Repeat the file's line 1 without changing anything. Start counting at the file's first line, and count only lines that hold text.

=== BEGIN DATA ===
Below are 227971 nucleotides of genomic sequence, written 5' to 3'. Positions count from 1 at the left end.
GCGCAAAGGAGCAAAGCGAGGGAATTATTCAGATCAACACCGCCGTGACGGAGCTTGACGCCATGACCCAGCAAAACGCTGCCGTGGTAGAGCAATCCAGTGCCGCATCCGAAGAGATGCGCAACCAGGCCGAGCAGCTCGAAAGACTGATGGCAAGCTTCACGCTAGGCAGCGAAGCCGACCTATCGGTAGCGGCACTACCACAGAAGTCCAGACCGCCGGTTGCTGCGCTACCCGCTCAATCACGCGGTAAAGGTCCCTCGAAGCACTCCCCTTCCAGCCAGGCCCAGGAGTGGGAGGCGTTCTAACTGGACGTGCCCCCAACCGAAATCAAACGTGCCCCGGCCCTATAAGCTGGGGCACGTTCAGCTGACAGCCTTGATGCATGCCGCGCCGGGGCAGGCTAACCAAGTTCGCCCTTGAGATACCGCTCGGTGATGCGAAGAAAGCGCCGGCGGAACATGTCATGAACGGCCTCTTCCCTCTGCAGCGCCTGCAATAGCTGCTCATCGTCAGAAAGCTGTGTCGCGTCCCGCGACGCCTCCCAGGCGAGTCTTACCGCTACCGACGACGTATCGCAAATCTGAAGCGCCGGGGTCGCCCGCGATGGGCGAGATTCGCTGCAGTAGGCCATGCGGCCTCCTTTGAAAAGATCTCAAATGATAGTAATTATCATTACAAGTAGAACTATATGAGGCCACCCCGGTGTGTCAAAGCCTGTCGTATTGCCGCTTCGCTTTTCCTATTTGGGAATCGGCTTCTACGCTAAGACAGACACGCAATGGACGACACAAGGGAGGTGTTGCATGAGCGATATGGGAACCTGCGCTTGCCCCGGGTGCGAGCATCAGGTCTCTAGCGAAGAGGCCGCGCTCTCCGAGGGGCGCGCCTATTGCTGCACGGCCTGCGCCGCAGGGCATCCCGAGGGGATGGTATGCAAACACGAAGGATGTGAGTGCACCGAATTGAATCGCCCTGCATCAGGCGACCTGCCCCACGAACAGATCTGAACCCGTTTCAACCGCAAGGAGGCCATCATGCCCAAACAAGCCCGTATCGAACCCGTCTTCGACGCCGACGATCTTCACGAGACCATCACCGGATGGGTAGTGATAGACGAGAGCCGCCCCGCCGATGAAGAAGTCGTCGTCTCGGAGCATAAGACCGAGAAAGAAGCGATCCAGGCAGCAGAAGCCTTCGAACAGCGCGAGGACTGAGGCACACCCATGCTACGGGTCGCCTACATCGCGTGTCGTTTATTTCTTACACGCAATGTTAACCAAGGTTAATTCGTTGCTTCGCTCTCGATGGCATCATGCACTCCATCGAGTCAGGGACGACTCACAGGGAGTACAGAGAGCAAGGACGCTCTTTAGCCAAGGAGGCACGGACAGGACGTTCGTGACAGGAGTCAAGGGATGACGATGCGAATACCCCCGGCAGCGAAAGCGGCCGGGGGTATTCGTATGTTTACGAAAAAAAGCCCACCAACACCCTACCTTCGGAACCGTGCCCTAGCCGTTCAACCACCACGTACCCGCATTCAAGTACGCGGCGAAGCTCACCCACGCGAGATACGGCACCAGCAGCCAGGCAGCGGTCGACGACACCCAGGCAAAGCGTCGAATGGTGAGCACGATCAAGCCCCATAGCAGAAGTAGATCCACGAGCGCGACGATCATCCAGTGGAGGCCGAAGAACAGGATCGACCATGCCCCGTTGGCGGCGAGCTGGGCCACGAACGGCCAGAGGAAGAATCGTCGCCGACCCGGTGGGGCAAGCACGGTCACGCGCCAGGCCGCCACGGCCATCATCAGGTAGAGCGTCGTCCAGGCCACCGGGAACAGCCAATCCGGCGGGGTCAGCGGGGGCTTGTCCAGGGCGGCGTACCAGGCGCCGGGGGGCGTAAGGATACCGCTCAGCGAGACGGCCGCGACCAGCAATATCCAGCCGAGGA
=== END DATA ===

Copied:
Below are 227971 nucleotides of genomic sequence, written 5' to 3'. Positions count from 1 at the left end.